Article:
A group blog featuring an international array of killer mystery, suspense, and romantic suspense writers. With premises and story lines different from your run-of-the-mill whodunits, we tend to write outside the box. We blog several times a week on all topics relating to romantic suspense and mystery, our writing, and our readers. We welcome all comments and often have guest bloggers. All our authors can be contacted separately, too, using their own social media links.

We find our genre delightfully, dangerously, and deliciously exciting - join us here, if you do too!

Julie Moffet . Cathy Perkins . Jean Harrington . Daryl Anderson . Nico Rosso . Maureen A Miller . Sandy Parks . Lisa Q Mathews . Sharon Calvin . Lynne Connolly . Janis Patterson . Vanessa Keir . Tonya Kappes . Julie Rowe . Joni M Fisher . Leslie Langtry

Wednesday, June 14, 2017

Genre Jumping


Do any of you have this problem?  

Almost everything I write has some elements of suspense and/or mystery.  That’s the way my thinking process works.  I have to have some kind of hidden motivation underlying the gist of the story, or I tend to get bored.  My longest series is romantic suspense (New Orleans Connection Series), and it will be fourteen books long after my release next month. 

But, lately I find myself easily distracted and wanting to change things up and switch genres.

My brain is crammed full to overflowing with story ideas, and there is no way I’ll ever be able to tackle them all—not unless cloning becomes possible and legal anytime soon.  LOL 

But recently focusing on one idea is a struggle, because I can’t seem to concentrate on just one thing.  I’ll start outlining and story-boarding a series that sounds amazing, with fully developed characters, and before I start the actual writing, my mind is off onto another tangent, wanting to switch things up and write a cozy mystery.  No, wait, let’s do some paranormal.  Nope, I wanna write that urban fantasy series.  Wait, a hard-boiled detective dark noir sounds awesome.  Oh, maybe it’s time to write some werewolves and vampires.  You get the picture.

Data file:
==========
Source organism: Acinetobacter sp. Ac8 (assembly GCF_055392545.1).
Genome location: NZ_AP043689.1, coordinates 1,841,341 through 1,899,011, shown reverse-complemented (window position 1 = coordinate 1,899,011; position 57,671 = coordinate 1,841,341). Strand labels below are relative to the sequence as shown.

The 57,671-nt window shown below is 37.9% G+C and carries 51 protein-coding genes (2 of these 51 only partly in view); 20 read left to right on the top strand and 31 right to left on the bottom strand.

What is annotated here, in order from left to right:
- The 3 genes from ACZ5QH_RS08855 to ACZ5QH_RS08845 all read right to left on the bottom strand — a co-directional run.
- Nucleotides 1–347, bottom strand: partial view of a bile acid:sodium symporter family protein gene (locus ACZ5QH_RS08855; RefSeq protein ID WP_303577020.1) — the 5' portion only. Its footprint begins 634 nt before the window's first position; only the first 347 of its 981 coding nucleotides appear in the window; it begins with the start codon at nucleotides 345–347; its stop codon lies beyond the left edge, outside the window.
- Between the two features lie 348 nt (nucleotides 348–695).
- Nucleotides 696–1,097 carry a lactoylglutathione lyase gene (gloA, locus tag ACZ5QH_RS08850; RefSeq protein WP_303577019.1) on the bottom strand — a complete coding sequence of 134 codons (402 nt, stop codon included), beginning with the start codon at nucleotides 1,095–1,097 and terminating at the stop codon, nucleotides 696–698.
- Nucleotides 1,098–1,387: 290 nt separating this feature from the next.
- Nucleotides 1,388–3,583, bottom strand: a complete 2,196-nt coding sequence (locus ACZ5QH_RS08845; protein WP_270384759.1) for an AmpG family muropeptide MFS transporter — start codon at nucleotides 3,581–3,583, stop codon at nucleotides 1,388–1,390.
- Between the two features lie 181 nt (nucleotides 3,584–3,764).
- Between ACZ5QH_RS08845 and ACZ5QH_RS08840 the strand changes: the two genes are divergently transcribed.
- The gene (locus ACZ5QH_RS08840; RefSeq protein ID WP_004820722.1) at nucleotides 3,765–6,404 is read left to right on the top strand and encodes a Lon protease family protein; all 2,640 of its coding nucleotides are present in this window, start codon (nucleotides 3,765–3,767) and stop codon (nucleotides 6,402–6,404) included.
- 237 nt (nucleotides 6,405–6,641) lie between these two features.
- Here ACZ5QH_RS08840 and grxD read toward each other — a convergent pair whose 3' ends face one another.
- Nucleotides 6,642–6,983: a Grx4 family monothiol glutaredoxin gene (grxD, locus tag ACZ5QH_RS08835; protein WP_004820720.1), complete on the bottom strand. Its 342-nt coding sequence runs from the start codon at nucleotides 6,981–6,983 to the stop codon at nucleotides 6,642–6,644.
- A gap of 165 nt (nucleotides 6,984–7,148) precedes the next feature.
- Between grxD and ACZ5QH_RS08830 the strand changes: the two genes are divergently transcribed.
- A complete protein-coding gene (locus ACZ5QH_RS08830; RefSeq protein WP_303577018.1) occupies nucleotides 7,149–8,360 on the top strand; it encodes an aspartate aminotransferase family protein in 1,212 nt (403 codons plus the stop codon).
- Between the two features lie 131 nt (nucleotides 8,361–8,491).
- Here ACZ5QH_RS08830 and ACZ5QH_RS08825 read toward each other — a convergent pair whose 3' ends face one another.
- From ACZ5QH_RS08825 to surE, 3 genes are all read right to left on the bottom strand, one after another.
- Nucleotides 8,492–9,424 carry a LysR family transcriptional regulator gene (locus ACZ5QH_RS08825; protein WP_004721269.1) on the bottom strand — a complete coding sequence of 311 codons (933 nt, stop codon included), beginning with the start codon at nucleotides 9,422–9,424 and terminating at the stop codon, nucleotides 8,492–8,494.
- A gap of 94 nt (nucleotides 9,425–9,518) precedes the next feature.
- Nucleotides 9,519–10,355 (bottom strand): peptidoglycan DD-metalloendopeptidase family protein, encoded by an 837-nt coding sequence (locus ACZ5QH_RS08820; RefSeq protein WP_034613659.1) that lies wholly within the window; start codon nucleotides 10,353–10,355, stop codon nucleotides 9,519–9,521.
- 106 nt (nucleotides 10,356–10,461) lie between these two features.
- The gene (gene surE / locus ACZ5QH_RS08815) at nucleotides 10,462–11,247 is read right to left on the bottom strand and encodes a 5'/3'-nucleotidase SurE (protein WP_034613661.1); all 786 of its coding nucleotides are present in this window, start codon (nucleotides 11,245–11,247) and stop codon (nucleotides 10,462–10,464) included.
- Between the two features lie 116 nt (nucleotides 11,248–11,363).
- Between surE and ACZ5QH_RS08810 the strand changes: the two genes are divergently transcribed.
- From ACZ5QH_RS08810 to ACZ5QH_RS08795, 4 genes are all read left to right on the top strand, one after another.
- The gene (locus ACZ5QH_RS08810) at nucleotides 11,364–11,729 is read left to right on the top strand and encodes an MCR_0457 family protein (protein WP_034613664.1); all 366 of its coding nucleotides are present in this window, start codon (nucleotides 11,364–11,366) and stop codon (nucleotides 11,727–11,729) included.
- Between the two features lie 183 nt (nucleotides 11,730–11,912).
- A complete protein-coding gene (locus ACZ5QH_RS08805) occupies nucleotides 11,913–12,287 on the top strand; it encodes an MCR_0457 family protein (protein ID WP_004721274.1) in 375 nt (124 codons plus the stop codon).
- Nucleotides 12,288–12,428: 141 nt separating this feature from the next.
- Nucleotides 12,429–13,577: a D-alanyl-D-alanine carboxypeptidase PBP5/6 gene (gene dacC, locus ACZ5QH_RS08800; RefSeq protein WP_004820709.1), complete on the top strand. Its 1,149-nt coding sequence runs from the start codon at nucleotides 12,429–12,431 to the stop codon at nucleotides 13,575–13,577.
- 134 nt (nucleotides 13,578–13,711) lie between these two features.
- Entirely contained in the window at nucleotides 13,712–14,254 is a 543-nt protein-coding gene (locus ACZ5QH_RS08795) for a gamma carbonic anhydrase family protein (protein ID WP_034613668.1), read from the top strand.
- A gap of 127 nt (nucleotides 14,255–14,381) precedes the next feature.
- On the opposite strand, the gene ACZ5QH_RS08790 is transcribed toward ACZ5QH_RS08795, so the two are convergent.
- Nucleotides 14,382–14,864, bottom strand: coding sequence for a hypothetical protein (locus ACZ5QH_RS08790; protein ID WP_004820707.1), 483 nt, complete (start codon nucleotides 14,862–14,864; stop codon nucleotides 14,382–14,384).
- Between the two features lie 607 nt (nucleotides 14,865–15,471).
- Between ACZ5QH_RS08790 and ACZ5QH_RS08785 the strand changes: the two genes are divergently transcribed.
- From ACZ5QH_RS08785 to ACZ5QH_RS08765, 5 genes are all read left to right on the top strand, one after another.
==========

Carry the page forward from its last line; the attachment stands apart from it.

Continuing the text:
Anybody else have this problem, or is it just me?  What do you do to muffle that little voice that wants to work on all the things—at the same time? 

Kathy Ivan is a USA TODAY Bestselling author who is currently working on a new series—if she can settle onto one idea, and can be found at and


jean harrington said...

Kathy, Your dilemma sounds familiar. Honestly, I do believe every writer has experienced much the same ambivalence from time to time. After writing 14 books in a series and now leaving it, you probably feel a bit emotionally adrift. These familiar characters have become your friends, and now you must find a whole new assortment of acquaintances. Maybe the best solution is to put thoughts of a new project aside for a while, regroup, recharge and when your mind and body are ready for the change, voila!, a solution will leap into your brain. Anyway, for what it's worth, that's my amateur shrink suggestion for the day.

Toni Anderson said...

It's a tough one, Kathy. My brain gets full of ideas too. I adore Romantic Fantasy and Steampunk. But I'm also very invested and enjoying the main series I'm writing, probably because I don't limit the kinds of stories I allow myself to tell in it (although I'm not about to introduce paranormal elements or anything--except how cool would aliens be??? LOL).
I think you need to follow your passion. Just don't expect all your readers to come with you on the journey. But you might find new ones who will :)

Sandy Parks said...

This is the story of my writing life. I cross way too many genres and it makes it hard to market, a challenge to write, but gratifying in the end. And I have so many other diverse ideas wanting out. Too bad I'm not a speed writer. LOL

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